Content Is King: Back to Basics

The first rule of running a business is to have something someone wants, and the same applies to marketing. People buy something because they’re looking to solve a problem or because they want to buy a feeling. People want content because they’re looking to learn something or find out about a product. Why not do both at once? Content is still king and you need to get competitive with it.

You need content people want to view. Almost every industry is saturated with ads and gimmicks, but how can you get people to come forward to pick your ad and marketing rather than trying to push it down their throats? A blog article that solves a problem can also point all signs towards your offering. You can push a white paper that covers what you discovered behind an email list to get them into your pipeline.

Content should be part of your marketing cadence plan to scale your marketing outreach. People don’t just want an email with details written out, they want something aesthetic, easy to digest, and full of the details relevant to what they’re looking to accomplish. They want a holistic package which balances the information with the glitter to really shine. The exact balance will depend on your audience and what you’re selling.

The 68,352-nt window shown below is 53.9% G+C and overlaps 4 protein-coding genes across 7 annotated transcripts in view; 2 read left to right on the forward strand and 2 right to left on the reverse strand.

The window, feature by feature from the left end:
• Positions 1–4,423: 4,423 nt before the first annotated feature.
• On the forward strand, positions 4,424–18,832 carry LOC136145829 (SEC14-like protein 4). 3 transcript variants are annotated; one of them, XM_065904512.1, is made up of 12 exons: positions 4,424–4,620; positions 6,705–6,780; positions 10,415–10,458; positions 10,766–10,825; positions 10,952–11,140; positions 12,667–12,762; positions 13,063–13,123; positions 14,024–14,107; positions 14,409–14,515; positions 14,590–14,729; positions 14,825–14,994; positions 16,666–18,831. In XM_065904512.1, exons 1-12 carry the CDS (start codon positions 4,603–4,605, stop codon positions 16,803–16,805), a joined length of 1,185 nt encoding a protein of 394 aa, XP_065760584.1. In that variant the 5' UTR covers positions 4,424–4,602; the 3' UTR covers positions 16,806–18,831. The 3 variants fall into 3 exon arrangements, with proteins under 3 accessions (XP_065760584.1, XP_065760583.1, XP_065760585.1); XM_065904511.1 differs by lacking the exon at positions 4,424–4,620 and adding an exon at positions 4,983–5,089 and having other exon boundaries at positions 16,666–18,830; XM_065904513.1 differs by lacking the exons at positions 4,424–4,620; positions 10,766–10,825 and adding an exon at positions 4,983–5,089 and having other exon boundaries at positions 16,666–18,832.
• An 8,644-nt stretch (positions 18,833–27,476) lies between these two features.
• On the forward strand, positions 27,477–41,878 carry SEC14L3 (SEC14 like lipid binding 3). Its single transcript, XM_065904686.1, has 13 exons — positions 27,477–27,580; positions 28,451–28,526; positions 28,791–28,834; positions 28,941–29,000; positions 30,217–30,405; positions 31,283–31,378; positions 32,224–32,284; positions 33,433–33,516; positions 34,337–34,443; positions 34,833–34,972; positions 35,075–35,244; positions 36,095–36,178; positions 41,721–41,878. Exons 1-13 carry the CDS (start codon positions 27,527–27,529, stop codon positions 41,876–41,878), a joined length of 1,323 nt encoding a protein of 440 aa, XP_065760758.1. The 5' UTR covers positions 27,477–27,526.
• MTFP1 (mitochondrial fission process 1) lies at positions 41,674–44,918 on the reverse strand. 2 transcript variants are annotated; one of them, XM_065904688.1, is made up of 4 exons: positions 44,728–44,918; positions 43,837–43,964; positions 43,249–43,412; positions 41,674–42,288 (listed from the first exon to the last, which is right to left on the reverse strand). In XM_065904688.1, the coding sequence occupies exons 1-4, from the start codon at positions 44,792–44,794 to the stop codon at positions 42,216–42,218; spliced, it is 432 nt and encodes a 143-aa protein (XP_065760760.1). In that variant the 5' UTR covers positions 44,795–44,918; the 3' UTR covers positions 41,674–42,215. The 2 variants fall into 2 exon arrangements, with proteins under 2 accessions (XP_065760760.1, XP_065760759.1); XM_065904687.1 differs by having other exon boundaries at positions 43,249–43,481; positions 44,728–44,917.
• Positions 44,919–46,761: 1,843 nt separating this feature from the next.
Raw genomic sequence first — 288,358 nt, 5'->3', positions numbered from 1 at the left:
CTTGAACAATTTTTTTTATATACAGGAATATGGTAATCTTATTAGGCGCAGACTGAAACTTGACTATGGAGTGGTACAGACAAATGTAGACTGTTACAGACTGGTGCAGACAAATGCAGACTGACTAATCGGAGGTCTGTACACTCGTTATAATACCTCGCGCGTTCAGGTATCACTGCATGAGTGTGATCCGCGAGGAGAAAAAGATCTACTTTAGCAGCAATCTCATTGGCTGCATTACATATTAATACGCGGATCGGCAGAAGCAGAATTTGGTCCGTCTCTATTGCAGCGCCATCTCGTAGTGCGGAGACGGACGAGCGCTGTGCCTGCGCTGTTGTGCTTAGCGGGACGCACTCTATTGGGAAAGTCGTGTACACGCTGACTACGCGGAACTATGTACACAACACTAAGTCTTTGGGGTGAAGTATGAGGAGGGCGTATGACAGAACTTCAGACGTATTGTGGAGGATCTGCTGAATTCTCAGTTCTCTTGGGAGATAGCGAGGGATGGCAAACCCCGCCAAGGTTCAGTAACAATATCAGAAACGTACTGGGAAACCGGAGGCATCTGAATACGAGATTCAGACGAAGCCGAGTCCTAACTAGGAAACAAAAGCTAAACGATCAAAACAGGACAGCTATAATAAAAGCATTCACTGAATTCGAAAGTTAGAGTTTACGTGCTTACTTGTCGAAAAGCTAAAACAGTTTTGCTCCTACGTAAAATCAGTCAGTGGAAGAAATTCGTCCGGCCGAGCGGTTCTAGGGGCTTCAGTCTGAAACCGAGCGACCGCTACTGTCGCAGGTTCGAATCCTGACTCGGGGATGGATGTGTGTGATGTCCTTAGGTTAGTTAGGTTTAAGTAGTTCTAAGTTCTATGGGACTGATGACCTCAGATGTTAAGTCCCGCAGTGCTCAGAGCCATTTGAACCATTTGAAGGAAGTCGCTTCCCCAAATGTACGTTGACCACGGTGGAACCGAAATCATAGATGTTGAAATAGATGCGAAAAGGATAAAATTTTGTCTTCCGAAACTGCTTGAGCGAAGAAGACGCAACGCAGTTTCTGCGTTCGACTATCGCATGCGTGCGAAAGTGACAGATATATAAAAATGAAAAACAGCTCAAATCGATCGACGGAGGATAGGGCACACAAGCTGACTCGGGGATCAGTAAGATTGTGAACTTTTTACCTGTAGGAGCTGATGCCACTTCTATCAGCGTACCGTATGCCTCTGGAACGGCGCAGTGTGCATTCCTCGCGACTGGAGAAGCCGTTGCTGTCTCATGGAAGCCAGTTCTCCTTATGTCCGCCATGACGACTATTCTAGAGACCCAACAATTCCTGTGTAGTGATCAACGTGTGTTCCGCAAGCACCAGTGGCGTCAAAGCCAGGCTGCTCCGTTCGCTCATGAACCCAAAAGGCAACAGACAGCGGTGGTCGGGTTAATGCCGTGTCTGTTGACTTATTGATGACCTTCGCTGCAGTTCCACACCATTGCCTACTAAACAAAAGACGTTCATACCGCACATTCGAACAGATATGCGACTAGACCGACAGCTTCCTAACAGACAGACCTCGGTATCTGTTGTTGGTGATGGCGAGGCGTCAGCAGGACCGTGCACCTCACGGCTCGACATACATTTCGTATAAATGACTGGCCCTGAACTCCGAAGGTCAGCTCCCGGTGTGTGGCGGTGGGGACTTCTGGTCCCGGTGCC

What can you provide to get people to volunteer to learn about your solution? How can you provide valuable content to begin to monetize your actual value? SEO and marketing cadence are going to decide the next rounds until something new comes along. How are you building a marketing cadence and building your SEO strategy with quality content?

Hitting the Digital Pavement: Get Back Out There

Think of this change as getting laid off with a favorable severance package and a strong safety net. You do need to make changes to keep going, but you have some time to wrap your head around the changes. While the jump when third-party cookies finally die is going to be abrupt, the principles you’ve learned and used will continue to serve as long as you’re willing to make changes, especially if you start testing things now. The service you used for data and metadata may shift to a quick lesson in Excel for analytics.

While you probably can’t just hit the pavement to sell a service or find a job even now, doing the digital equivalent can set you above your peers or competition. SEO tips from 20 years ago may be heavily dated, but the principles themselves are more relevant than ever (such as having good content). We’re moving back in terms of what we have access to, but not what we can do with it. Data may get “simpler”, but how we work with the data can get more and more complex with the right application.